When you tour the house, you will see many rooms decorated in great detail. Some are traditional rooms and some are set to depict specific scenes. All are intended to be scary in one way or another. Without giving too much away, here’s a peek at what you will experience: dimly lit surroundings, twists and turns that make you lose your sense of direction, frightful scenes, lots of loud and sudden noises, strobe lights and other special effects, and creatures that seem to appear out of nowhere, and character actors that get very close to you.
The spooky scenes, lighting and effects, and sudden noises and movements can be too much for some people. We had seen some people in an earlier group leave the tour before it was over (note: no re-entry is allowed if you leave) so I asked my son if he was sure he wanted to go through with it. Though our son is much younger than the recommended minimum age, he loves Halloween, likes scary stuff, and is pretty fearless about these things (he has been to other haunted houses). He insisted he wanted to do the tour and refused to get the no-scare glow necklace. He was all ready to go, and yet… he didn’t make it past the first half of the downstairs level.
I think the combination of loud noises, things that suddenly appear, and light sense of claustrophobia in the first rooms were a bit much — and frankly, I am glad he exited (with my husband) when he did, as I the tour seemed to get more intense as you went through it, including upstairs. This tour can be very scary so don’t go unless you are serious about being spooked. Especially when you get to the next part, the basement…
The basement: The Haunted Well of Souls
“Which is scarier,” I had bluntly asked Rachel Roseberry, the communications director for the event, “Paxton Manor or the basement?” While she wouldn’t give away much on either, she did recommend doing the house first, and now I know why: if you think the house is intense, in a way that’s just a warm-up for the basement.
Since we now were taking turns watching our son outside, my husband took the tour of the Haunted Well of Souls first, and I could tell from his reaction that this one is not only a totally different experience, but maybe a scarier one. This tour takes place in a real basement, so when you think of a basement, think “damp, dingy, and with a dirt floor,” not “finished basement of a McMansion in the suburbs.”
Again, without giving too much away, here’s what you can expect: a colder and clammier vibe, slightly uneven flooring at times, scenes that are even gorier, more loud noises and screams, lower clearance/ceilings, more things that come at you, a disorienting exit, and even a moment of total — and I mean total, full, 100 percent — darkness. It’s early on, it’s not for long, and I’m sure the distance that you have to walk is much longer in your mind than it is in real life, but it’s still pretty freaky. I actually did get a bit more scared and shrieked a few times, but again, I loved it. I can see how a claustrophobic or panicky person might feel truly terrorized.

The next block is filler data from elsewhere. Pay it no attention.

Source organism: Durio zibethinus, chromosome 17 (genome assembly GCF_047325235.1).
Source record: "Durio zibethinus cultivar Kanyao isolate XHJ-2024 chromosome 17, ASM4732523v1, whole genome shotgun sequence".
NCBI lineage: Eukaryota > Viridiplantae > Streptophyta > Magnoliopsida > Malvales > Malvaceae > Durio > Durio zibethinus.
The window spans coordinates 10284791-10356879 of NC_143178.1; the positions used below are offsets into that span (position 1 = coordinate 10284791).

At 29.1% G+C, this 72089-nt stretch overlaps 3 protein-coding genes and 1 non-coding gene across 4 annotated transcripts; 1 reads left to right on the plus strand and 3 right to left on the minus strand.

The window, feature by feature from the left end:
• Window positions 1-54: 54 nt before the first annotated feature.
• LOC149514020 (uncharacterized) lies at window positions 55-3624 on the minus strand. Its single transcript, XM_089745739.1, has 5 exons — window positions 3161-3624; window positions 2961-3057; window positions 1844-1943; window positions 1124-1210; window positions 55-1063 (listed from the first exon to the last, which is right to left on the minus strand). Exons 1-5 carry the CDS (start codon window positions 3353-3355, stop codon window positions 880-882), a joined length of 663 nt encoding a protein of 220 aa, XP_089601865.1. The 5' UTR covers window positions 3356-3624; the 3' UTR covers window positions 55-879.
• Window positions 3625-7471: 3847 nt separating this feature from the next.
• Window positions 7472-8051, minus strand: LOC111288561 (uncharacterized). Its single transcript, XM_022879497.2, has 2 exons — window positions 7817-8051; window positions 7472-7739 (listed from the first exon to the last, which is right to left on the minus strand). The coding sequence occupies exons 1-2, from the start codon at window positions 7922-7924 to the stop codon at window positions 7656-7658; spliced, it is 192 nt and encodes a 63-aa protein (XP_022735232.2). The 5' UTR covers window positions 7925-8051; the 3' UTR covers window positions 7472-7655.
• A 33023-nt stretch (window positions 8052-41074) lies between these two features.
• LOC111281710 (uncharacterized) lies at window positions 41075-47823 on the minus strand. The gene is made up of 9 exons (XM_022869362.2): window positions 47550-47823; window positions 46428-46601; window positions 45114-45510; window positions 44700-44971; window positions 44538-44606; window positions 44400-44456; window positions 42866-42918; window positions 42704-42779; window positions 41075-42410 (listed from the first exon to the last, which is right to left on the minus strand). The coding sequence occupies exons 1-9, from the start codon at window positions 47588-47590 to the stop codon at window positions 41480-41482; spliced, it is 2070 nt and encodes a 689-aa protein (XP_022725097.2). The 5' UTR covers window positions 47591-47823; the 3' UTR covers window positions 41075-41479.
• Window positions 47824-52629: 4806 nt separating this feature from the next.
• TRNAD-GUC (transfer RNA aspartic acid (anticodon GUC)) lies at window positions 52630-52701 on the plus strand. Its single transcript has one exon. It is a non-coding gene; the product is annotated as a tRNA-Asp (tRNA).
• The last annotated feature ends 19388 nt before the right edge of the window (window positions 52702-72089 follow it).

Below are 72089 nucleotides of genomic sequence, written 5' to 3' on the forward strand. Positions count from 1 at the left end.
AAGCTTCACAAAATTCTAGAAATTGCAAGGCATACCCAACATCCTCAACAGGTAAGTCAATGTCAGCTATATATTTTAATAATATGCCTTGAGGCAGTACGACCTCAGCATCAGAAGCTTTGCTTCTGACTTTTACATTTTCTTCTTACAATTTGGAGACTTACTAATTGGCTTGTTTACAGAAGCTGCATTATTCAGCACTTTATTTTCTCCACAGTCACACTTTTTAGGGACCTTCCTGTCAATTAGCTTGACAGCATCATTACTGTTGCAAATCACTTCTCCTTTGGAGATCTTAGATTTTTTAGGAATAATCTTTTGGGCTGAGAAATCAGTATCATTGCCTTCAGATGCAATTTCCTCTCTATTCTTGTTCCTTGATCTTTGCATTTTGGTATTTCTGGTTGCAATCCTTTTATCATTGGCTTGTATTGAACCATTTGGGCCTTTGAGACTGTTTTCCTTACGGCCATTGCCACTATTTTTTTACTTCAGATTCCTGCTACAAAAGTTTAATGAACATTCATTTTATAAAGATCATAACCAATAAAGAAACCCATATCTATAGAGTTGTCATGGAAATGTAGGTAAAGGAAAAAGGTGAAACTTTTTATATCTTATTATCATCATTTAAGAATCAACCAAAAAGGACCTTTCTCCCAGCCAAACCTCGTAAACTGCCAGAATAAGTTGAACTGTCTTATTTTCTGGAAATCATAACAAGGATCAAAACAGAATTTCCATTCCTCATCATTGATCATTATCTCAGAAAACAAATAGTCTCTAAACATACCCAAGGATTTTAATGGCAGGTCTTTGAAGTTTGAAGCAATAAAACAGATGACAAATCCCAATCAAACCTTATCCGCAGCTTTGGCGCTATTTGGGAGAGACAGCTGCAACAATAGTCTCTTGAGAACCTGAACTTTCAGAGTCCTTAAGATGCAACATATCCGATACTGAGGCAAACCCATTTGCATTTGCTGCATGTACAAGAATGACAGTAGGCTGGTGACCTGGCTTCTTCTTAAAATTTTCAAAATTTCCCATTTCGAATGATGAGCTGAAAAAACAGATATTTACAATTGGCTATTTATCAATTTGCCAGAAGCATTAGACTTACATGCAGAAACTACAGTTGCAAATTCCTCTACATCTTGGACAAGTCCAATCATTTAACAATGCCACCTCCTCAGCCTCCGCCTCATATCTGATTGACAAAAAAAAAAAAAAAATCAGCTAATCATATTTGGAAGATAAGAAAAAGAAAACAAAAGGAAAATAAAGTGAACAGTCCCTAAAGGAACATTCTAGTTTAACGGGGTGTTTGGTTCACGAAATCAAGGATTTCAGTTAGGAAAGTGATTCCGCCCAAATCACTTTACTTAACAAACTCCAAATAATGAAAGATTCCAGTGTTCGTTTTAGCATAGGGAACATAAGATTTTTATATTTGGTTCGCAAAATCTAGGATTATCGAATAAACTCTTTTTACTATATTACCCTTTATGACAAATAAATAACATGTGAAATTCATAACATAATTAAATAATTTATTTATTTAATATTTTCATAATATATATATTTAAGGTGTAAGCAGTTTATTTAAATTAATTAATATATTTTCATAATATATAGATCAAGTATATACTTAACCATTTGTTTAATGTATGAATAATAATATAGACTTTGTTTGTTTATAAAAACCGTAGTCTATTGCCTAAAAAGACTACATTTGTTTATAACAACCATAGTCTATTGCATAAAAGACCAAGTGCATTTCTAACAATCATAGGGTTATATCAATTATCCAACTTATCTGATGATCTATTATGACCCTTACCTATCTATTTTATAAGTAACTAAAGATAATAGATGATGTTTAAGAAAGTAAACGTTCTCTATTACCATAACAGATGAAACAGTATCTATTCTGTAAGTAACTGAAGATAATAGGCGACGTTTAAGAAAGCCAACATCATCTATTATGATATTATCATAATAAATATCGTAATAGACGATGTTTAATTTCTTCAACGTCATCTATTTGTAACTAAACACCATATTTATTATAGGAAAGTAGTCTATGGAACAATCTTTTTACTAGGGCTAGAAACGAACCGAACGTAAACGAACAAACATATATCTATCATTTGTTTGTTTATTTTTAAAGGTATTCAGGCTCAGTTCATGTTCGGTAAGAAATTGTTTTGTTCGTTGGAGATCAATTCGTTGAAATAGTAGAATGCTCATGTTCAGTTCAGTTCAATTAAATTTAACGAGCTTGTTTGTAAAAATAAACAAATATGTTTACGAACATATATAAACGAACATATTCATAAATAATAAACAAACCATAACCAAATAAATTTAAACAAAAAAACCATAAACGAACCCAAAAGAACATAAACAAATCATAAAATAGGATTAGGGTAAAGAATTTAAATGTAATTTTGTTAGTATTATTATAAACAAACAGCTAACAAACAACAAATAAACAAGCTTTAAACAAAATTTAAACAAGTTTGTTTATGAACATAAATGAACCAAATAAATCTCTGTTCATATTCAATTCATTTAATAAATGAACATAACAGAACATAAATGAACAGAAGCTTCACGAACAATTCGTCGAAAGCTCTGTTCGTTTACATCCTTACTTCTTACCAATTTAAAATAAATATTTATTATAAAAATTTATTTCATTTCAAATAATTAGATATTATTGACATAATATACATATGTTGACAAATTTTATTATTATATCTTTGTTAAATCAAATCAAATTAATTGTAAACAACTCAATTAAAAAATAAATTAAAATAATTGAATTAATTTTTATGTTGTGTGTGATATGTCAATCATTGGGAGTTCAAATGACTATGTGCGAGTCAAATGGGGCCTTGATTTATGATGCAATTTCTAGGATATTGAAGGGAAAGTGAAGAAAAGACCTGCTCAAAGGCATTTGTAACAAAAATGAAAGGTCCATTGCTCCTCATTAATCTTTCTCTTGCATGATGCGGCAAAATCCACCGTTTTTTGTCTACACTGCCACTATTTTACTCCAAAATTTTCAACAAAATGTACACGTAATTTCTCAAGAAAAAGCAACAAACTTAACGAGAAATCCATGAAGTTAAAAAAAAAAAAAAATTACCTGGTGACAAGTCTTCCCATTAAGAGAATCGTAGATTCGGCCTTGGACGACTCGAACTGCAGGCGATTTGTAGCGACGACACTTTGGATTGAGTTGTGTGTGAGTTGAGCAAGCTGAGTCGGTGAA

In short, if you are looking for a good scare, you definitely will get your money’s worth at Shocktober. And speaking of money, read on to see where your money goes and why Rachel says “we scare because we care.”
The good reason for the good scare: Paxton Campus
Paxton Campus is a nonprofit organization that provides services to people with disabilities and their families. Shocktober is a fundraising event and a major production that logged over 5,200 volunteer hours and raised more than $200,000 for Paxton Campus in 2014. Since Shocktober’s inception, the proceeds have helped Paxton Campus create two new programs: “A Life Like Yours” ALLY Advocacy Center, which provides free information, supports and services to people with disabilities and their families, and Supported Training and Employment Program (STEP Up), a job skills and training program for adults with disabilities.
Shocktober counts on more than 150 volunteer actors and crew members, and the efforts of its team earned it Visit Loudoun’s Humanitarian Award in the spring of 2015. Shocktober is at 601 Catoctin Circle, NE, Leesburg, Virginia 20176. Operating hours are 7-10 pm Fridays and Saturdays and 7-9 pm on Sundays.
Top mansion photo courtesy of Shocktober
All other photos (c) P. Hall
Disclosure: My family received “R.I.P” tickets to both haunts for a media review. Opinions are my own.